Anyway, let us assume that no biases influenced the decision of whether to include that data. The researchers found that within the ‘Key Specific’ condition, where each key had a different chance of producing the white-dot effect, the buttons which produced it with greater frequency were pressed more often (actually, this effect was only significant for the 90% button, but hey, let’s move on). The researchers also found that participants in this ‘Key Specific’ condition were less ‘random’ in their key presses than in either of the other two conditions, where all the buttons had the same probability. This suggests that overall, the participants in this condition were drawn from their requested task of pressing the buttons randomly by the desire to produce the white dot effect. The researchers also found that reaction times in the ‘High Probability’ condition were greater than in the ‘No Effect’ condition. The conclusion again: people must be pressing faster because they are enjoying the sense of agency so much. The researchers also ruled out general engagement with the task as a ‘confound’ (alternative explanation of the effect). Remember that blue triangle tit bit I teased you with earlier? Well the researchers planted several trials throughout the experiment where these showed up instead of a red dot, and participants were told at the start that when this happened they should press the space bar, instead of one of the four normal buttons. This was supposed to be a measure of ‘engagement’ with the task. Apparently, by this measure, participants in the ‘High Probability’ condition were no more engaged than those in the ‘No Effect’ condition, but they still reacted faster.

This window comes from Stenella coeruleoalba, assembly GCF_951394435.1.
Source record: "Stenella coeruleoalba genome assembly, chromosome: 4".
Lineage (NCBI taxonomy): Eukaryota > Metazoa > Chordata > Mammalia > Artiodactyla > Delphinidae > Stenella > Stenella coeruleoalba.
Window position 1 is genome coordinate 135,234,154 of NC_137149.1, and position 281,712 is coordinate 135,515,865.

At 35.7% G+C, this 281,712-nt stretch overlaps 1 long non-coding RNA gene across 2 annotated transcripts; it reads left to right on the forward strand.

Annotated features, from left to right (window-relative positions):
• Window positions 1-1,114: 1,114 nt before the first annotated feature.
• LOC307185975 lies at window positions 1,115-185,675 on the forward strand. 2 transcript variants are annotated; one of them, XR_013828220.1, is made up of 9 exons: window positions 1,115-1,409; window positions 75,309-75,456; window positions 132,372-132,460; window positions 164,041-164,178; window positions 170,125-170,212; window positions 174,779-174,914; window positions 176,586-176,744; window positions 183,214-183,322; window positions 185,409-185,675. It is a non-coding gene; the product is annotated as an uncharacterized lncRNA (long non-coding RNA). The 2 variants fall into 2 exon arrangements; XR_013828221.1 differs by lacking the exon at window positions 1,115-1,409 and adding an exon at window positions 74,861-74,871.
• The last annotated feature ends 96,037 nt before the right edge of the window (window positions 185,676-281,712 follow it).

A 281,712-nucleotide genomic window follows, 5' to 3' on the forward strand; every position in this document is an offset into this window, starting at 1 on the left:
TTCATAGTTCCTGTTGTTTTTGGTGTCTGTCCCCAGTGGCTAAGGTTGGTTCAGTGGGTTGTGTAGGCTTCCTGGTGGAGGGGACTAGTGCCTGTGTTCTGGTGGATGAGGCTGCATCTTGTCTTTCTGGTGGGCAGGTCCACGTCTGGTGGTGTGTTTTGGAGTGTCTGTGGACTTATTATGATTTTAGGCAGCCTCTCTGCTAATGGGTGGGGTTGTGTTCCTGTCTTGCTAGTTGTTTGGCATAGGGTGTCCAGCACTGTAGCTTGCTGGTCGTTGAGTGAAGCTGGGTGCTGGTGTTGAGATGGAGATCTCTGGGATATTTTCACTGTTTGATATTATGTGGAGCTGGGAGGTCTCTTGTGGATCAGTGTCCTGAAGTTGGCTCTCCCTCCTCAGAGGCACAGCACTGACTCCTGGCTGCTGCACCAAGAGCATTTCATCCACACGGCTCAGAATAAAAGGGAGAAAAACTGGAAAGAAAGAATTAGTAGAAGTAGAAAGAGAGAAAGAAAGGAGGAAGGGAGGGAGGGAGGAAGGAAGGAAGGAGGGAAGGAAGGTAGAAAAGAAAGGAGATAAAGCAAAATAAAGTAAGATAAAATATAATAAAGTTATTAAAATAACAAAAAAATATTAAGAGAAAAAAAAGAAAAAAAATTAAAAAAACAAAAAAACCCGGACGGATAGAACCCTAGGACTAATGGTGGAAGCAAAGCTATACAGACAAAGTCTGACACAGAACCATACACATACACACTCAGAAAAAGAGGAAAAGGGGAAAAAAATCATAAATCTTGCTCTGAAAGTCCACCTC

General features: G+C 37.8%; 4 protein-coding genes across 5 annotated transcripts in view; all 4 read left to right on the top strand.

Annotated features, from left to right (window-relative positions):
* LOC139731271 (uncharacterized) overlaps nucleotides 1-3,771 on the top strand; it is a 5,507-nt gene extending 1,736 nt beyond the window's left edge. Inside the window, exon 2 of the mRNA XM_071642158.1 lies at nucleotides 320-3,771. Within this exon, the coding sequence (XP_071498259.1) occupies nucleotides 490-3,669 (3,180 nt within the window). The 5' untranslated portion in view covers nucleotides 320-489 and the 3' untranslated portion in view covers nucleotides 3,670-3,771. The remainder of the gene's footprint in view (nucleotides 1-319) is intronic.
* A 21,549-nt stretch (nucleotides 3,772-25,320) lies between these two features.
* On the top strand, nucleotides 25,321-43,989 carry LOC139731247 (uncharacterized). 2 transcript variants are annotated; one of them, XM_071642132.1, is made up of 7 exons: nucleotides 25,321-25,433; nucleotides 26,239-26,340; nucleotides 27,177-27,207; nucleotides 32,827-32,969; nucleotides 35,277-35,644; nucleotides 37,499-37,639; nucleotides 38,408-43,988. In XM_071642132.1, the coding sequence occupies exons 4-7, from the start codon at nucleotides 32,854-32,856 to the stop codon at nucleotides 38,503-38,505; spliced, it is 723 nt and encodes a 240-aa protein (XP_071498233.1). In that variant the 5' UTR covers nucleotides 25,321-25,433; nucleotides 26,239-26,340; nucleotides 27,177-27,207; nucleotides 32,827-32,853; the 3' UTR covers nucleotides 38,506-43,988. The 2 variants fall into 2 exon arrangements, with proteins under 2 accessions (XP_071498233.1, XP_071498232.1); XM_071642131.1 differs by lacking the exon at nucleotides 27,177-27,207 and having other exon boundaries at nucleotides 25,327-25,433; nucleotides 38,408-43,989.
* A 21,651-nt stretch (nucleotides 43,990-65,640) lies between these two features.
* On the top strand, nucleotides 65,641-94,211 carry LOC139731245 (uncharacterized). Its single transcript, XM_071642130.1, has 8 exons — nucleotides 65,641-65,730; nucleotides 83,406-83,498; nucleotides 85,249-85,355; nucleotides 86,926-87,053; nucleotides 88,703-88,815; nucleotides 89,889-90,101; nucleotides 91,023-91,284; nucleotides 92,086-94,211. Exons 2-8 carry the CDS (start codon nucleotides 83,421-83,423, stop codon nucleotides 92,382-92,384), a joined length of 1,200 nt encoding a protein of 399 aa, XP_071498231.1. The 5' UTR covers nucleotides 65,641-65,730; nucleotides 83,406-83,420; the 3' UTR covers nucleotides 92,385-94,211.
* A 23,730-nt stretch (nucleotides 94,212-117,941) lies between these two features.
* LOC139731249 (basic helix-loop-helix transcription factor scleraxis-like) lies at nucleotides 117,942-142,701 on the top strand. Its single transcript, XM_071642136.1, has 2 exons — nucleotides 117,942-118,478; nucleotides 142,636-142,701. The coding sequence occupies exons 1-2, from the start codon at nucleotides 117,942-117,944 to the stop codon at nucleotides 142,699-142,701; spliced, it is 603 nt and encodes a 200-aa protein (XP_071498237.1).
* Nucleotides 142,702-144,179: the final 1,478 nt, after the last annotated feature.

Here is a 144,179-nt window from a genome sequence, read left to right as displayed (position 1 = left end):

So what can we draw from this experiment? Overall it seems that when people are able to cause an effect, even when explicitly asked to do something which runs counter to this (press the buttons randomly), they can’t seem to quite help themselves but press the buttons that cause that effect, and they are even quite good at becoming attuned to which buttons cause the effect more frequently. So are we all power-hungry maniacs who can’t even follow simple instructions when there is the temptation to cause some effect in the world (even one as mild as producing a white dot?) Well I think we should be careful before jumping to this conclusion. Firstly, there was little real incentive for people to pursue the randomness goal given them. Perhaps if the researchers had paid them according to how ‘random’ they were then this power-hungry idea might be more compelling. Further as I said before, there is good reason to think the participants might have second-guessed the researchers’ intentions with the white dots, and might have tried to achieve more white dots, suspecting this was the researcher’s true aim: the deception used in the task may not have been dastardly enough. Further, the effect was not very large – as mentioned, in the key specific condition, only the 90% button was actually pressed significantly more often – the 60% and 30% ones were no different to the 0% one (although this makes some sense: if you want the holy white dot, and you’ve figured out the frequencies, I guess you would just press the 90% one all the time, and ignore the 60% and 30% buttons equally as much as the 0% button). We also have the slight worry about the researcher degree of freedom involved in choosing to add the preliminary study’s data in to the present study – did the present data show a significant effect all on its own? If not, did the researchers know this before they added in the extra 29 people? Finally, even if all of these issues weren’t present, we still have the interpretation issue that the participants may have been pressing the button for the effect itself, for pure love of the white dot, instead of for the love of being the cause of the white dot. This is perhaps made less likely by the already discussed fact that the production of a white dot in itself shouldn’t be that rewarding, but it really can’t be ruled out on the present data. It is admittedly quite hard to think of an experiment where you could experimentally distinguish these two: the love of the white dot itself, and the love of causing the white dot – if you can think of a good way, you might have a paper on your hands.